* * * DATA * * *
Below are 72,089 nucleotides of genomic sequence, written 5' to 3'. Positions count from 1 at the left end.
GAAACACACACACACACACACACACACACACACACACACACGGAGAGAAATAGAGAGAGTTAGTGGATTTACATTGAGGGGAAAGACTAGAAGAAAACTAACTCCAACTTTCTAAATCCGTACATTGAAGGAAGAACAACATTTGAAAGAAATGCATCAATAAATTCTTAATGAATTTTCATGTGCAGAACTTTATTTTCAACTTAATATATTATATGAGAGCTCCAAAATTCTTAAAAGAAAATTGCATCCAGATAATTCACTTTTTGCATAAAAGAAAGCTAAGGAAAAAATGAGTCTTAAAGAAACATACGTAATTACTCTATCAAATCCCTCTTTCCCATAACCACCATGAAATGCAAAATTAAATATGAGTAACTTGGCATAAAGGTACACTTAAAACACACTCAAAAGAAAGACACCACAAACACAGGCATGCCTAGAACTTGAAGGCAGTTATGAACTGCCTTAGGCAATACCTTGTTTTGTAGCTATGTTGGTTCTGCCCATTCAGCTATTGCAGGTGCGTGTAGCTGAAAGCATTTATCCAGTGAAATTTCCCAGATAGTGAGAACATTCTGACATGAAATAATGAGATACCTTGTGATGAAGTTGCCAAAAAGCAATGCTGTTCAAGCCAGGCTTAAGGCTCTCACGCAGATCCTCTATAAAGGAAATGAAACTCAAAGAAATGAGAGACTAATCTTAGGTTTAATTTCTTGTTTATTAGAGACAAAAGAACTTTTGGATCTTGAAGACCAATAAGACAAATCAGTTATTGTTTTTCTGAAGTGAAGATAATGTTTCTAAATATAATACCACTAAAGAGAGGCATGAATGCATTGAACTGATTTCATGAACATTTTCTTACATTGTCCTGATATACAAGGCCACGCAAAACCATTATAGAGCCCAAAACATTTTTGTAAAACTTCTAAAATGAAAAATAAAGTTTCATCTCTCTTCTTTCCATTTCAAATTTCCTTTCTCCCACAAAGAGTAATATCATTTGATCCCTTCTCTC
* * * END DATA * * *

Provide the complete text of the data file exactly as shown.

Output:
Below are 72,089 nucleotides of genomic sequence, written 5' to 3'. Positions count from 1 at the left end.
GAAACACACACACACACACACACACACACACACACACACACGGAGAGAAATAGAGAGAGTTAGTGGATTTACATTGAGGGGAAAGACTAGAAGAAAACTAACTCCAACTTTCTAAATCCGTACATTGAAGGAAGAACAACATTTGAAAGAAATGCATCAATAAATTCTTAATGAATTTTCATGTGCAGAACTTTATTTTCAACTTAATATATTATATGAGAGCTCCAAAATTCTTAAAAGAAAATTGCATCCAGATAATTCACTTTTTGCATAAAAGAAAGCTAAGGAAAAAATGAGTCTTAAAGAAACATACGTAATTACTCTATCAAATCCCTCTTTCCCATAACCACCATGAAATGCAAAATTAAATATGAGTAACTTGGCATAAAGGTACACTTAAAACACACTCAAAAGAAAGACACCACAAACACAGGCATGCCTAGAACTTGAAGGCAGTTATGAACTGCCTTAGGCAATACCTTGTTTTGTAGCTATGTTGGTTCTGCCCATTCAGCTATTGCAGGTGCGTGTAGCTGAAAGCATTTATCCAGTGAAATTTCCCAGATAGTGAGAACATTCTGACATGAAATAATGAGATACCTTGTGATGAAGTTGCCAAAAAGCAATGCTGTTCAAGCCAGGCTTAAGGCTCTCACGCAGATCCTCTATAAAGGAAATGAAACTCAAAGAAATGAGAGACTAATCTTAGGTTTAATTTCTTGTTTATTAGAGACAAAAGAACTTTTGGATCTTGAAGACCAATAAGACAAATCAGTTATTGTTTTTCTGAAGTGAAGATAATGTTTCTAAATATAATACCACTAAAGAGAGGCATGAATGCATTGAACTGATTTCATGAACATTTTCTTACATTGTCCTGATATACAAGGCCACGCAAAACCATTATAGAGCCCAAAACATTTTTGTAAAACTTCTAAAATGAAAAATAAAGTTTCATCTCTCTTCTTTCCATTTCAAATTTCCTTTCTCCCACAAAGAGTAATATCATTTGATCCCTTCTCTC